It is unfortunate that in our pseudo-civilized world, such practices are rampant among people who belong to respectable families.

Yours faithfully,
Debnath Patra,

Sir — Never before have I come across such a bold article as Chandrima Bhattacharya’s “A daily and moving war of nudges” (April 24). The writer sincerely empathizes with the hazards that hundreds of women have to undergo each day in all means of public transport. These “mild” yet irritating sexual advances have become a regular tribulation for working women like us who choose not to protest. This silence often encourages men all the more, who direct their sexual overtures to women sometimes the age of their daughters. Being a daily commuter in public transport myself, I have observed that such men mostly belong to the age group of 40-55.

Another phenomenon that is gaining “popularity” among men is to crowd around the footboard with the tacit consent of conductors. Getting in or out of the vehicle then becomes the toughest part of the journey. Women have to forcibly make their way through these educated, yet uncivilized, people. If, on some rare occasion, a woman musters enough courage to protest against this terrible injustice, then the comment that hits her from all directions, is that she should travel on a taxi or a helicopter instead of the bus. Therefore, it is presumed that silence, as usual, is golden. What these men fail to realize, is that, what they do to these unknown women in public transport each day, may also affect their own female kins. Is it too difficult to realize that?

Yours faithfully,
D. Bhadury,
24 Parganas (North)

Sir — Chandrima Bhattacharya is too blatant in her article, “A daily and moving war of nudges”, April 24. She exposes how sexuality has dominated mankind since eternity. The question is: are we to associate the sexual instinct of man as a sin, or should we deal with it in a frivolous light?

Sigmund Freud has interpreted almost every human action in terms of sexuality, having also treated his patients by means of such a theory. Even Osho Rajneesh, in recent times, interpreted human psychology in terms of sexual behaviour. The moot point is to make sense of the venting of this sexual urge in man in so far as he is to be seen as a social animal.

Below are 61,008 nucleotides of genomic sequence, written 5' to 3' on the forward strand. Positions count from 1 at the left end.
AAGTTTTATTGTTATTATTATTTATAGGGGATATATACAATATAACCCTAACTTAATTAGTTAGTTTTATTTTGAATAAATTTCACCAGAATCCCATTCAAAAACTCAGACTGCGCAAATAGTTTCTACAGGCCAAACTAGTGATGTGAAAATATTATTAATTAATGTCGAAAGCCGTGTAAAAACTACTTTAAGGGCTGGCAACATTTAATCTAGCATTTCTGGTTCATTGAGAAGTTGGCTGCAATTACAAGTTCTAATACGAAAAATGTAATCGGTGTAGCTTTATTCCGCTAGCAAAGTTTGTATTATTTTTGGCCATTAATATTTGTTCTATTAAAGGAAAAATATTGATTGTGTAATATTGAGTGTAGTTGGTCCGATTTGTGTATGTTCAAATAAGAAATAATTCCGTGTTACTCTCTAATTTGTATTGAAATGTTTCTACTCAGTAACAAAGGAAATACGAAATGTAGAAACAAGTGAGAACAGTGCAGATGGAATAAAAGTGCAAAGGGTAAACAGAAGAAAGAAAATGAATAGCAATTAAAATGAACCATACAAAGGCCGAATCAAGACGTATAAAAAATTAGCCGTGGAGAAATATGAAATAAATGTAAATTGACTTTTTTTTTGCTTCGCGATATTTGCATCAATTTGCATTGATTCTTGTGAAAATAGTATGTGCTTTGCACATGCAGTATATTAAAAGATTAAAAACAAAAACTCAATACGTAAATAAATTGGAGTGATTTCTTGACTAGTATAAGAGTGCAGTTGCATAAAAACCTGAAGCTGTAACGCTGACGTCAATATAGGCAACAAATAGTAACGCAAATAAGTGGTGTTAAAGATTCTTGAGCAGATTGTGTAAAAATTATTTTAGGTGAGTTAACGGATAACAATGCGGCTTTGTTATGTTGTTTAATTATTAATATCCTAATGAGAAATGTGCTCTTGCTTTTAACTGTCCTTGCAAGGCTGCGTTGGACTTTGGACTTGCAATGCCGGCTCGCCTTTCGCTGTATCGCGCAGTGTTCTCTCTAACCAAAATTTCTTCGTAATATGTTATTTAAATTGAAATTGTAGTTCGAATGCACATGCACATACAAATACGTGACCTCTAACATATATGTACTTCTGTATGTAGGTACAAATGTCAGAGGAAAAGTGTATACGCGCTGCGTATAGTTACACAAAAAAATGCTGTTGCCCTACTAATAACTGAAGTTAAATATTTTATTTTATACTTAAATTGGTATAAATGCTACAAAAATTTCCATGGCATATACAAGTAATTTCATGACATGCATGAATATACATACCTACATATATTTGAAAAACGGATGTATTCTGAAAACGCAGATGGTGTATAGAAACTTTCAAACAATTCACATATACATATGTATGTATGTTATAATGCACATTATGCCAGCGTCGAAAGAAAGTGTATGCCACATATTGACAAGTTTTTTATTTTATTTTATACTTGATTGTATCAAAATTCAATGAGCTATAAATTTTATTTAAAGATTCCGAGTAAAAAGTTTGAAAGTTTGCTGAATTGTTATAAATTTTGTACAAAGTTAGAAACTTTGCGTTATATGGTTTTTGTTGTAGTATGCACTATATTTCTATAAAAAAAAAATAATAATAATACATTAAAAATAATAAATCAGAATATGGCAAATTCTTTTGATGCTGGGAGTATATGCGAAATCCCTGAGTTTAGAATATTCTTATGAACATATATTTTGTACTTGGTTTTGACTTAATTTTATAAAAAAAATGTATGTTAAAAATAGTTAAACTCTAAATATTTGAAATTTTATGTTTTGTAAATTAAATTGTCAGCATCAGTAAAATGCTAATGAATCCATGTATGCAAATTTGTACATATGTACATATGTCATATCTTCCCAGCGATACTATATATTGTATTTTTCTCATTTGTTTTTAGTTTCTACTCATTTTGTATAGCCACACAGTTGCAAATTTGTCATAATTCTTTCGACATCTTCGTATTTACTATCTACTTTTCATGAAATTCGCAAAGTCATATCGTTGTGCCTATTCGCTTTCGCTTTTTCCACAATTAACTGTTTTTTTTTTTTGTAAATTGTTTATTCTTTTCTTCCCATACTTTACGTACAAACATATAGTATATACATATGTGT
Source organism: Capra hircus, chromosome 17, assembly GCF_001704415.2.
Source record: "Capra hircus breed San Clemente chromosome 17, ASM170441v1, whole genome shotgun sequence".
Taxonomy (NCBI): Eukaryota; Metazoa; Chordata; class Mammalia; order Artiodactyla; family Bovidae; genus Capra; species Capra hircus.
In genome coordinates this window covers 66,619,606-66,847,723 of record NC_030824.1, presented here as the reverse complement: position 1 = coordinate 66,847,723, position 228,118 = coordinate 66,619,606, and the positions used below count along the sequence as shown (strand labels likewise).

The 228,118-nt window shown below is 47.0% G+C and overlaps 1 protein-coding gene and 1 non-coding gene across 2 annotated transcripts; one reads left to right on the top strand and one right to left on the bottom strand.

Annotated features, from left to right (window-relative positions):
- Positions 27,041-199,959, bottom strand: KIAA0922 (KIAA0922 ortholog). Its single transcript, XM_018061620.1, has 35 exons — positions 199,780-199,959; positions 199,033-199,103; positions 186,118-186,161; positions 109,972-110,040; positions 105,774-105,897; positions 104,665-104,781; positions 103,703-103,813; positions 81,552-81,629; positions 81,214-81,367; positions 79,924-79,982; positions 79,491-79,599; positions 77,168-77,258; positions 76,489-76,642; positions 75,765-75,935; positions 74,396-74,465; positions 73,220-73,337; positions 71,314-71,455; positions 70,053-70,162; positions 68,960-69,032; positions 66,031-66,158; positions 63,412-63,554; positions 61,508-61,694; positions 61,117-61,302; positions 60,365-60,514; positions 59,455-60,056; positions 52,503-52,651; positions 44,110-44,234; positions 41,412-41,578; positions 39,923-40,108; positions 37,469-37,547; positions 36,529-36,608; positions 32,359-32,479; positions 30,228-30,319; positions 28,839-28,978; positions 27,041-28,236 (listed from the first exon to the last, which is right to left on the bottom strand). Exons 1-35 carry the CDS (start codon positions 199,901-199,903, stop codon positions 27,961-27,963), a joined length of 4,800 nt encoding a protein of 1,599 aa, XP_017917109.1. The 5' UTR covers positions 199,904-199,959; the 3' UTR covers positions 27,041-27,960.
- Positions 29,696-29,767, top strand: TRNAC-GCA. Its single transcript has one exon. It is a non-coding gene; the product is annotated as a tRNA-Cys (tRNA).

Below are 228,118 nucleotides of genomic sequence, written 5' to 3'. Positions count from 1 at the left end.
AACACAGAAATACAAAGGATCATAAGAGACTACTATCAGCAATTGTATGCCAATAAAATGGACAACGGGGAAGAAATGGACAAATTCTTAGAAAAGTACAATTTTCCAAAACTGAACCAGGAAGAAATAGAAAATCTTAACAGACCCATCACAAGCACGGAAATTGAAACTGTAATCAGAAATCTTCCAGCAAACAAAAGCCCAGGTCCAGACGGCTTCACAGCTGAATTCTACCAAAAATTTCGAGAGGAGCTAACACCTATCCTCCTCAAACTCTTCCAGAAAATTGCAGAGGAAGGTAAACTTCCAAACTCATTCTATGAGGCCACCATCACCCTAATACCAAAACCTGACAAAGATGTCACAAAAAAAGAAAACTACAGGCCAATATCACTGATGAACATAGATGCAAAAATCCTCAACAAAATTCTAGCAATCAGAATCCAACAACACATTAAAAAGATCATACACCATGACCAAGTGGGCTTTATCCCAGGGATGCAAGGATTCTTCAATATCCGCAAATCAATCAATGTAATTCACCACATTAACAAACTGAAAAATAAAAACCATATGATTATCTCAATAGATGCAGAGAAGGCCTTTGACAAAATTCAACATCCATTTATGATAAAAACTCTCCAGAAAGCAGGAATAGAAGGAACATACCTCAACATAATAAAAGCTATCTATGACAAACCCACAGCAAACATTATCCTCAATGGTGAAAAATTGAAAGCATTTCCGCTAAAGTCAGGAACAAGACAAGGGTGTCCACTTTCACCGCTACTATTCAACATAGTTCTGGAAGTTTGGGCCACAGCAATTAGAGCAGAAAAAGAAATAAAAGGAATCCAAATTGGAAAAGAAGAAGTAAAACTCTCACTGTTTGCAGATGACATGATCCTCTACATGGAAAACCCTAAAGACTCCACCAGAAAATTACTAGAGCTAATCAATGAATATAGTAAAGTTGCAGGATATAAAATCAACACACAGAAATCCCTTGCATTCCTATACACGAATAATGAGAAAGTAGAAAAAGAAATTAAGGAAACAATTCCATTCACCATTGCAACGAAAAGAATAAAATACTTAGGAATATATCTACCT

Saints and seers belong to a different category of mankind altogether, who have succeeded in purging their sexual instincts in various ways. If women are sexually harassed by men, I dare say the reverse is also true. Teenage girls feel the need for companionship in the same way as boys do. The situation is, paradoxically, both serious and ludicrous. Free association is what psychiatrists like Freud implemented in their experiments, so that patients do not attach sin to sexual impulses. The problem is best tackled through mutual respect for and understanding of each other’s feelings, when a man and a woman come in contact with each other.

Yours faithfully,
K.R. Venkatasubramanian,

Sir — Chandrima Bhattacharya uses the term, “mild rape”, to denote the seriousness of how women are sexually harassed in public transport. But “rape” should not be used so casually, since it carries particular legal connotations. The Indian Penal Code has attempted to clarify the definition of the offence. Using the adjective “mild” does not clarify what the writer intends to imply. Instead, “molestation”, or “outraging the modesty” is perhaps more apposite.

Yours faithfully,
S. Chakrabarty,

Sir —Rape is, no doubt, a crime more offensive than murder, (“To kill a mocking bird”, April 16). However, even lifelong rigorous imprisonment cannot compensate enough for the loss of dignity of the victim. Moreover, since death is the culmination of life, it cannot be deemed a “fair” punishment. It is more important to let the culprits suffer like the ones at the receiving end.

Yours faithfully,
Chand Mohammad Mondal,

Joker in the pack

Sir — One simply cannot agree with Khushwant Singh, when he holds that Indian humourists, like Birbal, Tenali Rama, and Gopal Bhand, are less subtle and sophisticated than their Western counterparts, in “Laugh, love and be confused”, (April 17). Most of the Indian humourists were court jesters, and though some of their jokes were in part crude, others were often subtle.

They would often make their kings swallow sugar coated pills, and even expose the follies of other courtiers, and reveal serious human foibles under the guise of the frivolous. Many of these sardonic and satiric treatises retain their relevance till this day. Perhaps that is the reason behind their popularity.

By the way, I have read one of Khushwant Singh’s joke books. Some of the jokes appeared hilarious. However, sophistication was certainly not a strong point in them.

Yours faithfully,
Deboprokash Bhattacharjee,

Sir — Khushwant Singh does not rate Indian jesters very highly. This is probably because he cannot identify with their sense of humour. However, it is natural that Singh, being the writer of crude and unsophisticated jokes, cannot himself gauge the subtlety of Gopal Bhand’s humour.

Yours faithfully,
K.M. Naskar,